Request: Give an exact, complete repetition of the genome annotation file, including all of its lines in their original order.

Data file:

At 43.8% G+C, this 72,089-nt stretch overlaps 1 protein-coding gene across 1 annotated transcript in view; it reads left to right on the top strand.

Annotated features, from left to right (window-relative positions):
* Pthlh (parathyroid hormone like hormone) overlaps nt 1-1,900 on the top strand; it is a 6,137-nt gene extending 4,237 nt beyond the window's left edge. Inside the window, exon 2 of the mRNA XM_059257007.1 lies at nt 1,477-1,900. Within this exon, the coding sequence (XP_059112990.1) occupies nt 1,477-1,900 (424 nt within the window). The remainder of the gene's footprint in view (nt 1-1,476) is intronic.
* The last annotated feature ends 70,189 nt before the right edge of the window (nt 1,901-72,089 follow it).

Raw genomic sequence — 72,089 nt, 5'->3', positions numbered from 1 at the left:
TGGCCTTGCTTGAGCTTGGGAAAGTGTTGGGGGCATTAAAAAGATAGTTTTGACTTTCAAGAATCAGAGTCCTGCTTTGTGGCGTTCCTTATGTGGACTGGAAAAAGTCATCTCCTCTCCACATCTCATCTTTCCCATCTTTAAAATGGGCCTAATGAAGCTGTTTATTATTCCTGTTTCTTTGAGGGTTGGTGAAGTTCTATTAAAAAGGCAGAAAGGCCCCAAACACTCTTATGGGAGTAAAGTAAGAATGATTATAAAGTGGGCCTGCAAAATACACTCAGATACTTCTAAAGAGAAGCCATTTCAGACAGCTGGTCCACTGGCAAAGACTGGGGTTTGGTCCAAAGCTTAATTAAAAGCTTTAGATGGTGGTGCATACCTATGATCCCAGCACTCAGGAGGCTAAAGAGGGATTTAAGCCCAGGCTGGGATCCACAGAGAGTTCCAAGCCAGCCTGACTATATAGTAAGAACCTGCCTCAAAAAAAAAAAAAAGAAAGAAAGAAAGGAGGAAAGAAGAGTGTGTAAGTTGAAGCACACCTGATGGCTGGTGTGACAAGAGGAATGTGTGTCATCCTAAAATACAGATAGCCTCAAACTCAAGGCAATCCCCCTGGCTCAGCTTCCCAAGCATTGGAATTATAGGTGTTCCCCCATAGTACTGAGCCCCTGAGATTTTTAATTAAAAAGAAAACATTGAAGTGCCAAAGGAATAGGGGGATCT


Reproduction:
At 43.8% G+C, this 72,089-nt stretch overlaps 1 protein-coding gene across 1 annotated transcript in view; it reads left to right on the top strand.

Annotated features, from left to right (window-relative positions):
* Pthlh (parathyroid hormone like hormone) overlaps nt 1-1,900 on the top strand; it is a 6,137-nt gene extending 4,237 nt beyond the window's left edge. Inside the window, exon 2 of the mRNA XM_059257007.1 lies at nt 1,477-1,900. Within this exon, the coding sequence (XP_059112990.1) occupies nt 1,477-1,900 (424 nt within the window). The remainder of the gene's footprint in view (nt 1-1,476) is intronic.
* The last annotated feature ends 70,189 nt before the right edge of the window (nt 1,901-72,089 follow it).

Raw genomic sequence — 72,089 nt, 5'->3', positions numbered from 1 at the left:
TGGCCTTGCTTGAGCTTGGGAAAGTGTTGGGGGCATTAAAAAGATAGTTTTGACTTTCAAGAATCAGAGTCCTGCTTTGTGGCGTTCCTTATGTGGACTGGAAAAAGTCATCTCCTCTCCACATCTCATCTTTCCCATCTTTAAAATGGGCCTAATGAAGCTGTTTATTATTCCTGTTTCTTTGAGGGTTGGTGAAGTTCTATTAAAAAGGCAGAAAGGCCCCAAACACTCTTATGGGAGTAAAGTAAGAATGATTATAAAGTGGGCCTGCAAAATACACTCAGATACTTCTAAAGAGAAGCCATTTCAGACAGCTGGTCCACTGGCAAAGACTGGGGTTTGGTCCAAAGCTTAATTAAAAGCTTTAGATGGTGGTGCATACCTATGATCCCAGCACTCAGGAGGCTAAAGAGGGATTTAAGCCCAGGCTGGGATCCACAGAGAGTTCCAAGCCAGCCTGACTATATAGTAAGAACCTGCCTCAAAAAAAAAAAAAAGAAAGAAAGAAAGGAGGAAAGAAGAGTGTGTAAGTTGAAGCACACCTGATGGCTGGTGTGACAAGAGGAATGTGTGTCATCCTAAAATACAGATAGCCTCAAACTCAAGGCAATCCCCCTGGCTCAGCTTCCCAAGCATTGGAATTATAGGTGTTCCCCCATAGTACTGAGCCCCTGAGATTTTTAATTAAAAAGAAAACATTGAAGTGCCAAAGGAATAGGGGGATCT